Center Director Kathleen Gorman is under no illusions about the work that’s been done and the work still to do in fighting the ravages of hunger. “If you measure our success by ending hunger in America, I have failed miserably,” says Gorman. “Hunger as a whole is a problem that’s increasing. But that’s not the whole story.”
There was no hunger center at URI when Gorman, a professor of psychology, became a “staff of one” in a small office on the Providence campus in 2000, the result of a grant by the Feinstein Foundation. “We’ve been able to build a program that engages lots of students around the issue of hunger, and get out into the community,” she says. “It’s an incredibly important education that they don’t get in the classroom.”
The center is now located in Ranger Hall on the Kingston campus, and continues to maintain a small Providence office as well.
Grants have enabled the program to add two full-time staff members and two graduate students. In addition, 12-15 students are hired each semester to help those who are eligible to access the federal food stamp program, now known as SNAP – Supplemental Nutrition Assistance Program.
The Hunger Center also has “literally dozens, if not hundreds of community partners,” Gorman says, ranging from food banks to non-profit groups to government human services organizations. “We’re an education center, training future leaders around the country,” she emphasizes.
E-mails to about a hundred URI graduates and current students, alerting them to the celebration, yielded an impressive response. Many said their experiences with the Hunger Center changed their lives. Gorman views the anniversary event as “a celebration and a testimony” to their achievements.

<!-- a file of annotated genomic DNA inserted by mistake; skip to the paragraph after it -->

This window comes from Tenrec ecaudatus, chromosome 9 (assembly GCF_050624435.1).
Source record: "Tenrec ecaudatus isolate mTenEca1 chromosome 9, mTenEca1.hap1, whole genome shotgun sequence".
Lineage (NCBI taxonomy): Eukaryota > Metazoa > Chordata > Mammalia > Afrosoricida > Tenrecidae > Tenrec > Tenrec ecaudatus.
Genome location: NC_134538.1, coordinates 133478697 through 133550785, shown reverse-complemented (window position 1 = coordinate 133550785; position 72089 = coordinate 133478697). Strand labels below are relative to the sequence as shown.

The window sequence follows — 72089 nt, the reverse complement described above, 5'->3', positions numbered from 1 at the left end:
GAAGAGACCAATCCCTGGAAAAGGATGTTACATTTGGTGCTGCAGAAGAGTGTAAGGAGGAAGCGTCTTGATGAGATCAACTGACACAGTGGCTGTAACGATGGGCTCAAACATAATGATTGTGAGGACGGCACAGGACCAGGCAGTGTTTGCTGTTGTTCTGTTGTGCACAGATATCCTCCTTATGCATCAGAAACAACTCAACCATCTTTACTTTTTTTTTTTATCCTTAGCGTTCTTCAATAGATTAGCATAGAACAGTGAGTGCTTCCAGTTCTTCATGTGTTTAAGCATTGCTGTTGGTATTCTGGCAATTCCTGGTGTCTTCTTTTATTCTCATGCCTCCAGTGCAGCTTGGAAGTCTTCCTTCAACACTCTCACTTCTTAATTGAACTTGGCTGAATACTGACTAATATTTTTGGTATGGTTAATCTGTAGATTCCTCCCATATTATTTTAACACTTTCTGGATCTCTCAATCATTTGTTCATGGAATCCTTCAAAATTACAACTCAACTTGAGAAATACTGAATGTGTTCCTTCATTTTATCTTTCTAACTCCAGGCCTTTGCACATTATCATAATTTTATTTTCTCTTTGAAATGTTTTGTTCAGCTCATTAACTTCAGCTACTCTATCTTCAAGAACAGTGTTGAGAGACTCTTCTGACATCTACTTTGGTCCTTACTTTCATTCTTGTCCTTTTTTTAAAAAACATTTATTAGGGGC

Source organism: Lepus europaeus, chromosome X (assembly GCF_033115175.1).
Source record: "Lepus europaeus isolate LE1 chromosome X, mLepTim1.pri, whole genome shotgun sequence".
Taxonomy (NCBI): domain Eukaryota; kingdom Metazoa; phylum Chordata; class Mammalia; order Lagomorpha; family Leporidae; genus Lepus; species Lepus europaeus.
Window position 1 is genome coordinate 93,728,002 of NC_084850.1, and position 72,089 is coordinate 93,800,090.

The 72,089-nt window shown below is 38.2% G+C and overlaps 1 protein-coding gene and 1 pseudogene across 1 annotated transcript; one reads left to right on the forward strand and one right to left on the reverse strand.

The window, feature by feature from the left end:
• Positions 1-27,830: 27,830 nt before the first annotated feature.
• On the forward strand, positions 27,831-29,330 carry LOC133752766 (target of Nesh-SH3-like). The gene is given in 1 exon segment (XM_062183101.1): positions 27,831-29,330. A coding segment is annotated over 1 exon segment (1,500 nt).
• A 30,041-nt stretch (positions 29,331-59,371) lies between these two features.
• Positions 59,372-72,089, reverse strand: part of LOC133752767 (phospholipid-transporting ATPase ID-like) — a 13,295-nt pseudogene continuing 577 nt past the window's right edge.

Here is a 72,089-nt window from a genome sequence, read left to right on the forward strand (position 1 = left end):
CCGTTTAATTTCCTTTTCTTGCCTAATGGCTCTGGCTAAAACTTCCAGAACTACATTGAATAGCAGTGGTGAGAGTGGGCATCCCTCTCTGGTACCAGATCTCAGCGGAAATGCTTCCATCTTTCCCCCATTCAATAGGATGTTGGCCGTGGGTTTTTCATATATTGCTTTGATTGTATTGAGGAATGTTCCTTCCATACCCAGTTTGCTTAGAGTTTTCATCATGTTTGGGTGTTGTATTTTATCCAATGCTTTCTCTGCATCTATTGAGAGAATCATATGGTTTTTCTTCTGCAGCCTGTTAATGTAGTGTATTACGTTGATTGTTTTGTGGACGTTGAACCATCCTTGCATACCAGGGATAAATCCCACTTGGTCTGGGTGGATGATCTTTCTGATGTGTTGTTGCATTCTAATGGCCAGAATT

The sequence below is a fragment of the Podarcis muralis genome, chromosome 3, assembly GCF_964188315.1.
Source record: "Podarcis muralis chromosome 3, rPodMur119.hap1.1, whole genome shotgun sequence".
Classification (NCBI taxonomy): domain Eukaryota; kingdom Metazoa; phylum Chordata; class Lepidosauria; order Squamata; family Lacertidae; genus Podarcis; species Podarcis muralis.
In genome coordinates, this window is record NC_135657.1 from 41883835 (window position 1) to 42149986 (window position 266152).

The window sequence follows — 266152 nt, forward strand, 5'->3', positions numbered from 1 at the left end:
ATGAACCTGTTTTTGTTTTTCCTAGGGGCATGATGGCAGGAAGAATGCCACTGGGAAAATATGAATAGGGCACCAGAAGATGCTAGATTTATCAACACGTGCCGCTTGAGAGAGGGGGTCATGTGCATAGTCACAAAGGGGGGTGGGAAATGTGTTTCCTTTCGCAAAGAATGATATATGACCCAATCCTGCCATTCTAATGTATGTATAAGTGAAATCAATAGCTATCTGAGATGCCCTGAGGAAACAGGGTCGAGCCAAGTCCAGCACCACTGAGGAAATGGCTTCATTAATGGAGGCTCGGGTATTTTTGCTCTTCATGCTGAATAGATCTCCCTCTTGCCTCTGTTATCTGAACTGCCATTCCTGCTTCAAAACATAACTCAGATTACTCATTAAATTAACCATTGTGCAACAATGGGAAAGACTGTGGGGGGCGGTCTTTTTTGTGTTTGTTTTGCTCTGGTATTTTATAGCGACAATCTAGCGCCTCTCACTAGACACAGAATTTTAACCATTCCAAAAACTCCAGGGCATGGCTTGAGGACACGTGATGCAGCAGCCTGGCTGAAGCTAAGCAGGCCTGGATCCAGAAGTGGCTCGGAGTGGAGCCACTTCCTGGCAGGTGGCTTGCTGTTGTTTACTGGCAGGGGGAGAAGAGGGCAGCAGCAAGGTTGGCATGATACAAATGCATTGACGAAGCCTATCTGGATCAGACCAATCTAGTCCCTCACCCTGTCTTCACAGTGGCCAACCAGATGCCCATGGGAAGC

Chantelle Gonzalez, currently a senior and human development and family studies major, writes in the anniversary yearbook: “In simple words, [the Hunger Center] sends URI students like me to the real world every day. Sites, circumstances, and personalities always vary. And we have to think big, because that’s what helping people is all about.”
The Hunger Center is unique: though there are other colleges and universities that focus on policy or house “think tanks” relating to hunger, URI is the only institute of higher education in the country offering a program in which students can concentrate on – and even minor in — hunger studies.
The SNAP Outreach Project attempts to reach all who are eligible for federal assistance to adequately feed themselves and their families. According to research by the Hunger Center, there is a lack of understanding of eligibility requirements on the part of many potential recipients. In addition, among the elderly, feelings of embarrassment, a lack of information, and the perception of low benefits often prevail.
‘’We help people access the system,” Gorman says. ‘’We educate them, walk them through the process, connect them with resources. They’re able to get assistance because of the work that we do.”
Now, as the decade-mark approaches, the director looks back and says, “I never thought we could do this much when we first started. I feel very good about where we are.” She dreams of a future in which the programs and financial support might grow; for now, however, she is proud to mark 10 years of accomplishment.